Devised Music Performance "The deeper we delve into the nature of things, the looser our structure may seem to become." Don DeLillo, from White Noise
The creative act of adaptation has a long a fertile history, including musicians creating covers of other artists' music, filmmakers adapting literary works into screenplays, film remakes of older films, or classical composers adapting plays into operas.
In this course, students will adapt a work of fiction- Don DeLillo's White Noise- into musical works. The course will be roughly divided into three parts: 1.We will begin by reading and analyzing the novel. This part of the course will also include the examination and analysis of representative adapted works of various media.
2.The creation/composition of the actual musical works, adapted from the novel.
3.The collaborative rehearsing and performance of the individual pieces of music, and the large-scale performance work they create. This course will culminate with a public performance of the music we create.
This course is not just interdisciplinary in topic, but in process: we will read and analyze written prose, we will write music, and we will play music.
Don DeLillo's White Noise Students will engage with thematic material from the novel and use it as a springboard for the creation of original musical works. White Noise contains a near bottomless well of themes ranging from environmental catastrophe, the effects of rampant consumerism and American capitalism, the modern pharmaceutical-industrial complex, to a biting critique of academia.
White Noise is satire that is often painfully real. It is dark comedy, and at the same time laughterinducing comedy. It is a story about complex, often conflicted characters, and a story about modern American culture at large.
The specific relationship between the musical adaptations we create, and the novel will be determined by students. Adaptations may be literal, being a retelling or reinterpretation of a scene, or specific plot point. They may be inspired by a specific character. Or they may be more abstract adaptations, perhaps a song that is a response to a theme from the novel.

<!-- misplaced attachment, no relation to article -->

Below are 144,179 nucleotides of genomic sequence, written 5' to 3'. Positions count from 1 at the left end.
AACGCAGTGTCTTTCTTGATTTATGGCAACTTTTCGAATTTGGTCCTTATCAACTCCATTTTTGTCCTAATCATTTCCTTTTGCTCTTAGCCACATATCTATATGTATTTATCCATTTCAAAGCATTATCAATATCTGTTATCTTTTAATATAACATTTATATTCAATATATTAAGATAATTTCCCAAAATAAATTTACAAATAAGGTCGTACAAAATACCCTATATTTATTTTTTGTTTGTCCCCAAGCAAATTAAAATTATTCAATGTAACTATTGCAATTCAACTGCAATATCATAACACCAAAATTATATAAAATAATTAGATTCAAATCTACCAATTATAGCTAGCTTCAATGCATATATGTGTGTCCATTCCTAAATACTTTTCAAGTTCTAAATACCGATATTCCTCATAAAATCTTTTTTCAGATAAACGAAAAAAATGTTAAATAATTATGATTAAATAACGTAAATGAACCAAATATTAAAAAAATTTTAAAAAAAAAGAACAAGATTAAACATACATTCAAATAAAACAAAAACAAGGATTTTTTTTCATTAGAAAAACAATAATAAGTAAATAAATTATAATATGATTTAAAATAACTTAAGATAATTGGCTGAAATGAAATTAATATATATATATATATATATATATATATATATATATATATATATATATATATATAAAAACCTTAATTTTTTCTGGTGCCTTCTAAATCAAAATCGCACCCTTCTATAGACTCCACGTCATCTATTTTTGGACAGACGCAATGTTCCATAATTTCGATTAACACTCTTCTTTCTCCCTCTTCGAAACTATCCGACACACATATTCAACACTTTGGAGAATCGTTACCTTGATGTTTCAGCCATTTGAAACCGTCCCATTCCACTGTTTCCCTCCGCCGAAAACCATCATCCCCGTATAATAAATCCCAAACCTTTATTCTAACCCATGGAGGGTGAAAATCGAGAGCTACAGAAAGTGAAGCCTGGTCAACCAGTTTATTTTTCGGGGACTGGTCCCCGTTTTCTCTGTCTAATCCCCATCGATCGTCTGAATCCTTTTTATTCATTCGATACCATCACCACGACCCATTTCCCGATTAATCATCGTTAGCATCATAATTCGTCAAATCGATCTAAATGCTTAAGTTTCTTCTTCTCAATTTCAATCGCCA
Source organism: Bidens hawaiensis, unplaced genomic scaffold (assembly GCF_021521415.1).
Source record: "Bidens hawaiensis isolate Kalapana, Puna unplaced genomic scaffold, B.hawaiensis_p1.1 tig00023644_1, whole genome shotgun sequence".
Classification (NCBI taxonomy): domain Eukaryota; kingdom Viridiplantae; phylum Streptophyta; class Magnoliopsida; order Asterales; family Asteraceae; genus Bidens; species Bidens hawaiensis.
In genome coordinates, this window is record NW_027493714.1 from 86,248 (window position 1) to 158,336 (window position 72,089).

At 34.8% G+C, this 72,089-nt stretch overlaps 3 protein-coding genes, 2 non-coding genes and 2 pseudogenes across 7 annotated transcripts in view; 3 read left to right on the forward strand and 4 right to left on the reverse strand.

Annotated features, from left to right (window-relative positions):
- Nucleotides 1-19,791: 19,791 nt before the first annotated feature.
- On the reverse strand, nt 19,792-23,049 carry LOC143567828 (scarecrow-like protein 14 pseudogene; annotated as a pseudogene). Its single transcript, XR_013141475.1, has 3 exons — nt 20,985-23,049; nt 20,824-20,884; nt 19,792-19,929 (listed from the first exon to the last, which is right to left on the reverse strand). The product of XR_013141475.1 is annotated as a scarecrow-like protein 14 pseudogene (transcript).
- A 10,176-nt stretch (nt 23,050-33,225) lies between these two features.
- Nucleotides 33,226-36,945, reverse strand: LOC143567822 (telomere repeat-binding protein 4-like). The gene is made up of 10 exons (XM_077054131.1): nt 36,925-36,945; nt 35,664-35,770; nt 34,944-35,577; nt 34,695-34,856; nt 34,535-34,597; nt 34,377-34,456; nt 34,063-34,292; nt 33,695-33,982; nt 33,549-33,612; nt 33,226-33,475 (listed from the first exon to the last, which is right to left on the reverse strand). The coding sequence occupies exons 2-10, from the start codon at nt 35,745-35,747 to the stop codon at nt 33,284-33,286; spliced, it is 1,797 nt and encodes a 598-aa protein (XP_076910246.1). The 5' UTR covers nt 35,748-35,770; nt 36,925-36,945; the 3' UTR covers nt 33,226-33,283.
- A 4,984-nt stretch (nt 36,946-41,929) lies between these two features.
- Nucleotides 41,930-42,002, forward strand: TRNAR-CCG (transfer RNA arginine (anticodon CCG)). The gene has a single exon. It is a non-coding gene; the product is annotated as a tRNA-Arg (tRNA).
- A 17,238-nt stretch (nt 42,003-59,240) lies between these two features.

Who is this class for? This class is open to all instrumentalists, singers, songwriters, composers, lyricists, etc. (Singers are especially encouraged to join). Those interested in creating/editing video are also encouraged to join, as there will likely be a strong video component to the final performance.
For this course there is no particular or advanced musical experience required. However, students will need to have enough confidence and willingness to collaborate on the creation and performance of music. If you play an instrument well, or know how to write a chord progression, or can read music, great. If not, that is also great! For those who feel they have less musical experience, participation in this course can mean collaborating on adapting or writing lyrics for songs, or playing tambourine.
Requirements/Evaluation: Students will be expected to read the novel and participate in discussion and analysis. Students will also need to successfully collaborate with others to firstly develop, and then perform the music. Evaluation will be based on successful collaboration, participation and engagement with the material and classmates.